Treatment options used in autoimmune progesterone dermatitis
Oral Contraceptives (OCPs)
- Usually tried as initial therapy
- Limited success due to the progesterone component of OCPs
- Fewer side effects than other most other therapies
- Well tolerated, few side effects
- Rarely effective as monotherapy
- Does not address underlying mechanism
- Avoids progesterone component of OCPs
- Increased risk of endometrial cancer, not commonly used today
- Often require high doses
- Able to suppress multiple components of the immune system
- Usually not effective alone
- Can be combined with other therapies
- Often require high doses
- Often used if OCPs and glucocorticoids are not effective
- Can cause symptoms of estrogen deficiency (hot flashes, decreased bone mineral density)
- Can be combined with low dose steroids
- Can cause symptoms of excess androgens (facial hair, hepatic dysfunction, mood disorders)
- Interferes with gonadal hormone receptors
- Has been used successfully in patients unresponsive to conjugated estrogen
- Can cause symptoms of estrogen deficiency
- Increased risk of venous thrombosis and cataract formation
- Definitive treatment, used if medical options unsuccessful
- Surgical procedure, associated morbidity
- Symptoms of estrogen deficiency
Various other therapy modalities are currently used in APD, and there is no clear treatment of choice. GnRH agonists, such as buserelin and triptorelin, have been used to induce remission of symptoms by causing ovarian suppression [7, 11, 15]. However, side effects include symptoms of estrogen deficiency (hot flashes, vaginal dryness, decreased bone mineral density), and estrogen supplementation may be needed . Alkaylated steroids such as stanozol have been used to successfully suppress ovulation, sometimes in combination with chronic low doses of corticosteroids . Side effects of alkaylated steroids include abnormal facial or body hair growth, hepatic dysfunction, and mood disorders, any of which may limit their use. To decrease the risk of side effects, some authors have recommended using the alkaylated steroid only in the perimenstrual period . Another therapeutic option used in APD has been the antiestrogen tamoxifen, which also can suppress ovulation [3, 5]. As with GnRH agonists, patients on tamoxifen may experience symptoms of estrogen deficiency. In addition, tamoxifen has been associated with an increased risk of venous thrombosis and cataract formation. In some patients with unremitting symptoms of APD, bilateral oopherectomy has been required [10, 15, 24]. While this definitive treatment has been successful in controlling symptoms, today it is rarely used before all medical options have been exhausted.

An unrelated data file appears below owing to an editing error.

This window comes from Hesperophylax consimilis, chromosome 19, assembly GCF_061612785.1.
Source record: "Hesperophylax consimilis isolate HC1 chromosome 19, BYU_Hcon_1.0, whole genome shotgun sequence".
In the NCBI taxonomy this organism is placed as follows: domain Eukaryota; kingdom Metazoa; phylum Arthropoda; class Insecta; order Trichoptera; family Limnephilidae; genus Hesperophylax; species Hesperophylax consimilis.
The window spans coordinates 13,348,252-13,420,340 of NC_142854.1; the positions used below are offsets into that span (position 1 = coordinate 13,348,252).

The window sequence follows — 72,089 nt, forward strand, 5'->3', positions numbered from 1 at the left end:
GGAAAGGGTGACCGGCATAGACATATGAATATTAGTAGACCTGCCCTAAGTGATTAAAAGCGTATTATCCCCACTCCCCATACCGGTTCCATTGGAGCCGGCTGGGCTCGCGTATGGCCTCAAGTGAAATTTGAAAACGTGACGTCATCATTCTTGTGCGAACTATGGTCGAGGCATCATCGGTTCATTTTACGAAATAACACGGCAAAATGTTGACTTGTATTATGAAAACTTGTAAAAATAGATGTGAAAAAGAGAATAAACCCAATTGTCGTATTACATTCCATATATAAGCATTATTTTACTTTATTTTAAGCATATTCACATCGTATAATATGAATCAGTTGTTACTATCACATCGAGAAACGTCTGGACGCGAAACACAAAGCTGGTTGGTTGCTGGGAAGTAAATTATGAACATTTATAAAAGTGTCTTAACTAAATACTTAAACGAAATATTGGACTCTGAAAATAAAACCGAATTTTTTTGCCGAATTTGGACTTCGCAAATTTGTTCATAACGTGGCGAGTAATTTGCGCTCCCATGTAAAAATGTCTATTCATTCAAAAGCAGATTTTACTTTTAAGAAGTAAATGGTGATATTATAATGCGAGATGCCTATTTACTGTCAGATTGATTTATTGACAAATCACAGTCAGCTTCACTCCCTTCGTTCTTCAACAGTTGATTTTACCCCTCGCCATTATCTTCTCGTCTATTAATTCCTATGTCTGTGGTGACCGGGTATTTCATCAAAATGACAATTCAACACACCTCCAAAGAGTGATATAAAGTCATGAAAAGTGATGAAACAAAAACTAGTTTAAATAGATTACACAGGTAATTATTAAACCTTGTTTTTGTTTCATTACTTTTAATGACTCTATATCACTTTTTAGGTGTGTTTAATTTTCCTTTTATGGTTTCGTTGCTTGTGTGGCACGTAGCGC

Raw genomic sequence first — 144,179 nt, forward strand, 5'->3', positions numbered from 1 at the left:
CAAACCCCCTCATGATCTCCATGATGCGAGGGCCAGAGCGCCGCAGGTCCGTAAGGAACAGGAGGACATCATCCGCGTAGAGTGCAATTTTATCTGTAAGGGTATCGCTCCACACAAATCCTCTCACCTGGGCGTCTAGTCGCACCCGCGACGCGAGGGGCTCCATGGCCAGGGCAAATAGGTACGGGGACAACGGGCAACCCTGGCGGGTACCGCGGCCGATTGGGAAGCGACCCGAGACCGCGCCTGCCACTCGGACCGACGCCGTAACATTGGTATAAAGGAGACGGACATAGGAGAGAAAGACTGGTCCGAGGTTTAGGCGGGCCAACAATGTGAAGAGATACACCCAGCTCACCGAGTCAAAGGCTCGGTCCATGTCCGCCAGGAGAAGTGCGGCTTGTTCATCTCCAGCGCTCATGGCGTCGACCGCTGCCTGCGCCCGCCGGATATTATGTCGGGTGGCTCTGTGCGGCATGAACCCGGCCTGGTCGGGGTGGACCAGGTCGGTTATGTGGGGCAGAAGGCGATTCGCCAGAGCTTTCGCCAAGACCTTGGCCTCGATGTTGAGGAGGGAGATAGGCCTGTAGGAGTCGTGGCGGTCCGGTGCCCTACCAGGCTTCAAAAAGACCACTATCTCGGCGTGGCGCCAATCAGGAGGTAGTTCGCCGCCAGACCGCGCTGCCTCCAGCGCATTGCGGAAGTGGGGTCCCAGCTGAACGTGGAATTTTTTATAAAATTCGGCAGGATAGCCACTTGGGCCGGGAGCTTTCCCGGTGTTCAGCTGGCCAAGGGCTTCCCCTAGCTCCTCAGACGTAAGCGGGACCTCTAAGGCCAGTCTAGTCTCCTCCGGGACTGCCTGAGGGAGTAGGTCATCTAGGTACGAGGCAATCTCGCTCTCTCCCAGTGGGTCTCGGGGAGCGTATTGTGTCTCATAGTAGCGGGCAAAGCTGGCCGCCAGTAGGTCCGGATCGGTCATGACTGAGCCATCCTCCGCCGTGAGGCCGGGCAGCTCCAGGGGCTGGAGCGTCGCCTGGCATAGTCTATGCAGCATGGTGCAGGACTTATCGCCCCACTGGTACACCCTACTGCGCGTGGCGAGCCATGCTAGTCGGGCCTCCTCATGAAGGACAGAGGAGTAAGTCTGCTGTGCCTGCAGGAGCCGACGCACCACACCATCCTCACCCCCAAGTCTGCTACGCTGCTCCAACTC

Autoimmune progesterone dermatitis is a condition seen in a small number of women who present with eczema, erythema multiforme, stomatitis, papulopustular lesions, folliculitis, angioedema, urticaria, and other skin manifestations in relation to the menstrual cycle. It is usually seen 3–10 days prior to the onset of menstrual flow, but may be difficult to recognize in women with irregular menses. The exact pathogenesis is unknown, and is thought to involve a hypersensitivity reaction to progesterone. The diagnosis of APD is made by an appropriate clinical history accompanied by an intradermal injection test with progesterone. Current treatment modalities often attempt to inhibit the secretion of endogenous progesterone, but may be unsuccessful. More research is needed into the pathogenesis of APD to most appropriately care for these patients.
Division of Allergy/Immunology, Department of Internal Medicine, University of Michigan